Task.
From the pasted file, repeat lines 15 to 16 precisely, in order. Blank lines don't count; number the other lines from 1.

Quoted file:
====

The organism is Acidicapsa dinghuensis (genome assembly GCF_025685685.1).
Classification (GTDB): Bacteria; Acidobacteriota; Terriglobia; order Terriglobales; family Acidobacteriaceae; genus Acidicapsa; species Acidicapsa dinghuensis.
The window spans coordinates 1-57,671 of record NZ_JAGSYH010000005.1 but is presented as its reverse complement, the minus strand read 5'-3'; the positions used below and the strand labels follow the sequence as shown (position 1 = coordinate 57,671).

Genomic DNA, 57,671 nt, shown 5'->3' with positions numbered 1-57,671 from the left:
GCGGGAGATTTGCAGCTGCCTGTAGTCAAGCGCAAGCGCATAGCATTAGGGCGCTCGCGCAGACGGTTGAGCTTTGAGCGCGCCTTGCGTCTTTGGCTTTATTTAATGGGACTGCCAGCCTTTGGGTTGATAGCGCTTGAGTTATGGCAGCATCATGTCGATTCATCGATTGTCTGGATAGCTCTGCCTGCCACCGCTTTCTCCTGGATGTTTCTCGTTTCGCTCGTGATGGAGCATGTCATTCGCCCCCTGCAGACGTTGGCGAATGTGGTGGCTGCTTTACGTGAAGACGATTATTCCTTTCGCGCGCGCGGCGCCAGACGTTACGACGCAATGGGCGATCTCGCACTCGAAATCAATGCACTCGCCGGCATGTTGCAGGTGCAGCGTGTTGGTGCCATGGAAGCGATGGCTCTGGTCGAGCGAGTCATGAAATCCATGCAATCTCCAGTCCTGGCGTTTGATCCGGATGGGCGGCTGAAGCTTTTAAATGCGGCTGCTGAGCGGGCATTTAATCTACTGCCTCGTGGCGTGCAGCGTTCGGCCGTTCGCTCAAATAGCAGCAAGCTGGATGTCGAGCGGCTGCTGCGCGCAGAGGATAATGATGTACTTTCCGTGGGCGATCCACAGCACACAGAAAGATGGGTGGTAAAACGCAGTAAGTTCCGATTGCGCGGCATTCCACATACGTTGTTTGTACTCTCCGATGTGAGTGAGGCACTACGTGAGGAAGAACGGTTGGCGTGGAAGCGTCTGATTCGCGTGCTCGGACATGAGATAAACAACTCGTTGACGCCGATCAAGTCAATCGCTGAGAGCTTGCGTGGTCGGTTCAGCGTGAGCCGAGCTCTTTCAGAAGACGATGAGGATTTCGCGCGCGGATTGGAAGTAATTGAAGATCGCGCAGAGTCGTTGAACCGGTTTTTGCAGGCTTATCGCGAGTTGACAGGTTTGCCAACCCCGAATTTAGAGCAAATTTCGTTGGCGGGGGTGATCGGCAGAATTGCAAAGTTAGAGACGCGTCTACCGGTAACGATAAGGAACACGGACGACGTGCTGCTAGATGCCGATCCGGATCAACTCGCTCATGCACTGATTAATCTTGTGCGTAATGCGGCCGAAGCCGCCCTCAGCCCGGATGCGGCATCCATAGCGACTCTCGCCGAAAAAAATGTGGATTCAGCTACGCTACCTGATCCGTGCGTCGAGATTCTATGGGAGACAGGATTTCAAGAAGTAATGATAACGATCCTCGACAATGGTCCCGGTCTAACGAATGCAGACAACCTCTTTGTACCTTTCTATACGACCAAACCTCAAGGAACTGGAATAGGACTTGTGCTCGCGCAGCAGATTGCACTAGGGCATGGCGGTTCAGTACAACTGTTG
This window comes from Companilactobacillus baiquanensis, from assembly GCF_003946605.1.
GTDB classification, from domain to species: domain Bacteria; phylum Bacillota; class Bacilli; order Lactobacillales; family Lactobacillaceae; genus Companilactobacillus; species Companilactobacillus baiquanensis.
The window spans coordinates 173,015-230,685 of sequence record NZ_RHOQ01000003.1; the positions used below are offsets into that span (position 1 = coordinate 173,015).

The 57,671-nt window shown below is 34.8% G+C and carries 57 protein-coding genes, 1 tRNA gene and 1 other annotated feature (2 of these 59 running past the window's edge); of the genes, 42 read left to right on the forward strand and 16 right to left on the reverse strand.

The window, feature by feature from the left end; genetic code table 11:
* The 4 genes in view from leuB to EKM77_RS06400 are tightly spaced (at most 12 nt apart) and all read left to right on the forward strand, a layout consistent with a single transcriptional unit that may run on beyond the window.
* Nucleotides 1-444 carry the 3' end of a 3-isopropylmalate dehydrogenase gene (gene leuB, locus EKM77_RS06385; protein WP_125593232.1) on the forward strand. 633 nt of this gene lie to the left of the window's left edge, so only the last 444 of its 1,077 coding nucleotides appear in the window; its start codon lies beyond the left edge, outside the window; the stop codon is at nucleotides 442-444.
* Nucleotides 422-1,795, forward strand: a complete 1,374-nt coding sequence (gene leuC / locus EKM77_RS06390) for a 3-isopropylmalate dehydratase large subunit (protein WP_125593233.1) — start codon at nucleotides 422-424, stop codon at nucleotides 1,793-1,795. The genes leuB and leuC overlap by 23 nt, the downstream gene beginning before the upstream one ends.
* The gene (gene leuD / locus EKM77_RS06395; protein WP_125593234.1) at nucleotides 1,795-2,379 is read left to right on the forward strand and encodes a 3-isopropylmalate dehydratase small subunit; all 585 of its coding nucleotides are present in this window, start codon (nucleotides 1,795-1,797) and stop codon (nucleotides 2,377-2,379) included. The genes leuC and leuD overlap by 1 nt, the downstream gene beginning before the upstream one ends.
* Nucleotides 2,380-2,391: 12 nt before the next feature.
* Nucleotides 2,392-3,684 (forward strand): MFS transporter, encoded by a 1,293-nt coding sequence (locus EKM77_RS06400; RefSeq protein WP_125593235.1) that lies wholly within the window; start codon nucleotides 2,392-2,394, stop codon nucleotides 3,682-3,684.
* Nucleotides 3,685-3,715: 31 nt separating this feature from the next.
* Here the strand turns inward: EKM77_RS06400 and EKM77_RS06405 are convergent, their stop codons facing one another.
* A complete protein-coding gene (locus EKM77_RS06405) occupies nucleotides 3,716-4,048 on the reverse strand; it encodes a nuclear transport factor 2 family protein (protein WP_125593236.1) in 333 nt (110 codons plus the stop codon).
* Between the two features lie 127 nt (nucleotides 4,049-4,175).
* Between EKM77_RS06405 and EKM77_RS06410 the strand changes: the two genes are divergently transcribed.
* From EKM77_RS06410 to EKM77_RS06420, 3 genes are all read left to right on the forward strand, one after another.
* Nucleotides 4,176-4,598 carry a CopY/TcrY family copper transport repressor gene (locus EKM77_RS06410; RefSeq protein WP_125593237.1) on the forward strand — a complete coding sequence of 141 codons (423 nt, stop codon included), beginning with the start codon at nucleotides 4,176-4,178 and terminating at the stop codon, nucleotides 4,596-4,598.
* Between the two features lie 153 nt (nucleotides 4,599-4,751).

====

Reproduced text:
* Nucleotides 2,380-2,391: 12 nt before the next feature.
* Nucleotides 2,392-3,684 (forward strand): MFS transporter, encoded by a 1,293-nt coding sequence (locus EKM77_RS06400; RefSeq protein WP_125593235.1) that lies wholly within the window; start codon nucleotides 2,392-2,394, stop codon nucleotides 3,682-3,684.